Prohibited clothing in Bangkok Grand Palace

The palace guards are strict when it comes to dress code so following this rule is highly recommended. Fortunately, a booth was set up near the entrance where inappropriately dressed tourist can borrow skirts and pants.  I wore my usual attire of pants and t-shirt that day so I didn’t need to go to that booth.

Road to the temple of the Emerald Buddha in Bangkok Grand Palace
The way to the royal temples.

The guards at the entrance of the Temple of the Emerald Buddha checked my ticket, checked my clothes, and checked my bags. They’re quite strict, which is good because they’re guarding their national treasure.

The Hermit Doctor welcomed my entry to the temple grounds.

Statue of Shivagakomarpaj in Bangkok Grand Palace

The hermit doctor is Shivagakomarpaj, who was the doctor of Buddha and considered as the father of Thai massage/medicine.1

The temple grounds are filled with familiar images from Buddhist, Hindu, and Thai myths. The two demon guards in Wat Arun also made their appearance in Grand Palace.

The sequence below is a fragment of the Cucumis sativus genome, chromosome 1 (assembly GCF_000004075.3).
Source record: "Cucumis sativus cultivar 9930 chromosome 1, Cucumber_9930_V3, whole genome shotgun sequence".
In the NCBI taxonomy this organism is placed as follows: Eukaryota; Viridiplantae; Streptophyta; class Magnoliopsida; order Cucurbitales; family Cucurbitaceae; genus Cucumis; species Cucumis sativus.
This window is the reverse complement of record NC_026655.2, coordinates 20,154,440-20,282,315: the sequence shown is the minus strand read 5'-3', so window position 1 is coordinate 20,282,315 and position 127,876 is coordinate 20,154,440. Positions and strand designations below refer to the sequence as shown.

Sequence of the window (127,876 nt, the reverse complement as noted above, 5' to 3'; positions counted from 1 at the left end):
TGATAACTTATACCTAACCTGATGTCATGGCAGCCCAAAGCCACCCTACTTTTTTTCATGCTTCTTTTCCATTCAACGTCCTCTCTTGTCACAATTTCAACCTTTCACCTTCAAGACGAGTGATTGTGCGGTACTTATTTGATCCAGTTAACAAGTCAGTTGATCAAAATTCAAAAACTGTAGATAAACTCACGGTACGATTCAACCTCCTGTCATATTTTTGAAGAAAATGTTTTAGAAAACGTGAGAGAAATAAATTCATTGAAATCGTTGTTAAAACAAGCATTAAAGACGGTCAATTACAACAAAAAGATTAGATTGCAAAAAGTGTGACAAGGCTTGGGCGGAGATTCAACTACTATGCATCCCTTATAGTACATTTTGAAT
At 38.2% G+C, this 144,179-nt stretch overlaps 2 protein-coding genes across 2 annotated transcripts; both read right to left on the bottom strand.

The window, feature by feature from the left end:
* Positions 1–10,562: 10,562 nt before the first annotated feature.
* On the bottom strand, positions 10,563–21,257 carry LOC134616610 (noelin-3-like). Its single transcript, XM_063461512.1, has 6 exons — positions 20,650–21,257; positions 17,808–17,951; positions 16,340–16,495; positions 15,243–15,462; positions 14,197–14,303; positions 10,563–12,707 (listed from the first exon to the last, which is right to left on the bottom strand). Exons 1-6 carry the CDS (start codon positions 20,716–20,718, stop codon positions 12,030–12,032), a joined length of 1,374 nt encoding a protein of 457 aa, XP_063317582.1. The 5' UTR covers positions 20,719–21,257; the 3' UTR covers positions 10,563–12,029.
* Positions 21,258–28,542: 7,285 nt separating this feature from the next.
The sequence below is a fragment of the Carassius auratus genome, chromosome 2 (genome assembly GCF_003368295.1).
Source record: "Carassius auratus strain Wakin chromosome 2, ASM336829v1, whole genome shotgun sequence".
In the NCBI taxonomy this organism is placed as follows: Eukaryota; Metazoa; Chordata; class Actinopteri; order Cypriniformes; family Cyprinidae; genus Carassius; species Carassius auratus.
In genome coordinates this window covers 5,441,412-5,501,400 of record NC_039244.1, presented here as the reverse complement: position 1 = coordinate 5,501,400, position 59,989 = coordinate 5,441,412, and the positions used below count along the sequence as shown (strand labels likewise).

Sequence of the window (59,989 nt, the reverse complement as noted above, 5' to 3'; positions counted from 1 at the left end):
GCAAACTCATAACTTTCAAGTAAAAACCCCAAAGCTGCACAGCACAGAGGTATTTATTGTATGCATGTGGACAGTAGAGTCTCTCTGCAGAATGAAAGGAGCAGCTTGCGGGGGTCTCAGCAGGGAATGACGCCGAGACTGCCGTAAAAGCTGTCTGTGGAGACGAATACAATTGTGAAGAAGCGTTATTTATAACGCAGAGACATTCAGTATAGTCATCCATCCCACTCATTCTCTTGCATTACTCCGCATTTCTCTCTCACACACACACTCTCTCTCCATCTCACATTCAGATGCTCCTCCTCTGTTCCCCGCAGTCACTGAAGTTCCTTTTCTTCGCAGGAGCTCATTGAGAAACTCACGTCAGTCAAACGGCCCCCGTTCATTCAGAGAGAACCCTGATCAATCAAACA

Crowd in Bangkok Grand Palace
Sahatsadecha failing big time in guarding the Grand Palace from "intruders".

The lower demons were present too and, yes, they also carry the temple on their backs.

Demons carrying the temple in Bangkok Grand Palace

Similar to my visit to Wat Arun, my eyes feasted on Thai artistry which is dominated with gold. Almost everything in the temple grounds are golden. Even the prangs flanking the Temple of the Emerald Buddha is golden from top to bottom.

Golden temple in Bangkok Grand Palace

Even the miniature version of the Angkor Wat Temple is present on the temple grounds.

Miniature Angkor Wat in Bangkok Grand Palace

This is perfect for people like me who cannot go to Cambodia.